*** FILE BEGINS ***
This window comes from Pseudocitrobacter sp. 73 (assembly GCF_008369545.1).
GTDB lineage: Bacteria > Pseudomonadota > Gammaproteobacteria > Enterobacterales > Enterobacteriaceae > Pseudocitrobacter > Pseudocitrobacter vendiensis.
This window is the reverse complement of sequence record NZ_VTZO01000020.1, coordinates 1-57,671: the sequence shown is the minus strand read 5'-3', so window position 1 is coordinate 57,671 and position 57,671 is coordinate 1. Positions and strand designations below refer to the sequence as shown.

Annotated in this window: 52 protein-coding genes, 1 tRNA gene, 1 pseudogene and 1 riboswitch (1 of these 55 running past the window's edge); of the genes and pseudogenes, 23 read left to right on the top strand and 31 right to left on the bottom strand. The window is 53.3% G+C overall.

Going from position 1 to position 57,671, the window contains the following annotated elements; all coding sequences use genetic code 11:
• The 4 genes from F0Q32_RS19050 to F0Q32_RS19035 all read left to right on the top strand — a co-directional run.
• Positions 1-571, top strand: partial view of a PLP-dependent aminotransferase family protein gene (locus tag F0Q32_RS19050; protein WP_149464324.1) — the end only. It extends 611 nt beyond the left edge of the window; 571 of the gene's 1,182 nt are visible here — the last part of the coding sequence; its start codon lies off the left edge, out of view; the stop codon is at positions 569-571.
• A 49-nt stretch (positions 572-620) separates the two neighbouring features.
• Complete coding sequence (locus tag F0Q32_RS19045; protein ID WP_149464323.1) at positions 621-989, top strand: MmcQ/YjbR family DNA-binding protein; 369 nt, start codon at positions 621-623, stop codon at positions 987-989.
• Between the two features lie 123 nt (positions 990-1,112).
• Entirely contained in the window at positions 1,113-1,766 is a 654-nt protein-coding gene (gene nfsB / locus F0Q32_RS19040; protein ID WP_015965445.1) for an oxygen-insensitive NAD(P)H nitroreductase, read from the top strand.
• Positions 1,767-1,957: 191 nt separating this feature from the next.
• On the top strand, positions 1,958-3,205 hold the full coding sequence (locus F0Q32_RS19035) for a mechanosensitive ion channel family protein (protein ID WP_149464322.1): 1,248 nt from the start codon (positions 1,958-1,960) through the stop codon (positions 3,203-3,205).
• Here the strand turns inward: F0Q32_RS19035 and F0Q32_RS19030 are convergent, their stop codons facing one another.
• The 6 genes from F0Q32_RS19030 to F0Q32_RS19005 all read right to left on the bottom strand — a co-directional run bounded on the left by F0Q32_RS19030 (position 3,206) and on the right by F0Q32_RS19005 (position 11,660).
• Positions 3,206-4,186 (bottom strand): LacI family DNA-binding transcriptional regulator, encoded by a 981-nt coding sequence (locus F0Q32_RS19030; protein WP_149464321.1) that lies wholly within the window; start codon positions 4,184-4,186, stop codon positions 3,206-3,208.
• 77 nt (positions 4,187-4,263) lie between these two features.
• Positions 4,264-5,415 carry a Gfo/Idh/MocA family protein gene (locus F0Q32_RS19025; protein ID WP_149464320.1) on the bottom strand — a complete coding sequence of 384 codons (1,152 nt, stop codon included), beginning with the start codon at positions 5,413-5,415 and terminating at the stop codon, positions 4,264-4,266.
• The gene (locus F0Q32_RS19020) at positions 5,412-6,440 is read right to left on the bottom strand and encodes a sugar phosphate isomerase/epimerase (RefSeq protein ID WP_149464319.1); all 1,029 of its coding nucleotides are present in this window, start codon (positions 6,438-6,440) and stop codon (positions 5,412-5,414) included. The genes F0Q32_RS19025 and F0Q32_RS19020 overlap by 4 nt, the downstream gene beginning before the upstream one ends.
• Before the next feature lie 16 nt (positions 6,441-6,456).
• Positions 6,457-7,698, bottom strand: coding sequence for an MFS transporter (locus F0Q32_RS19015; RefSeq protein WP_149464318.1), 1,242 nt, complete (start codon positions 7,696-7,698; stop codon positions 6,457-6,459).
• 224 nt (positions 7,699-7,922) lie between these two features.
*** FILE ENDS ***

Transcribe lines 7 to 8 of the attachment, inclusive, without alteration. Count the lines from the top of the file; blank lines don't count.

• Positions 1-571, top strand: partial view of a PLP-dependent aminotransferase family protein gene (locus tag F0Q32_RS19050; protein WP_149464324.1) — the end only. It extends 611 nt beyond the left edge of the window; 571 of the gene's 1,182 nt are visible here — the last part of the coding sequence; its start codon lies off the left edge, out of view; the stop codon is at positions 569-571.
• A 49-nt stretch (positions 572-620) separates the two neighbouring features.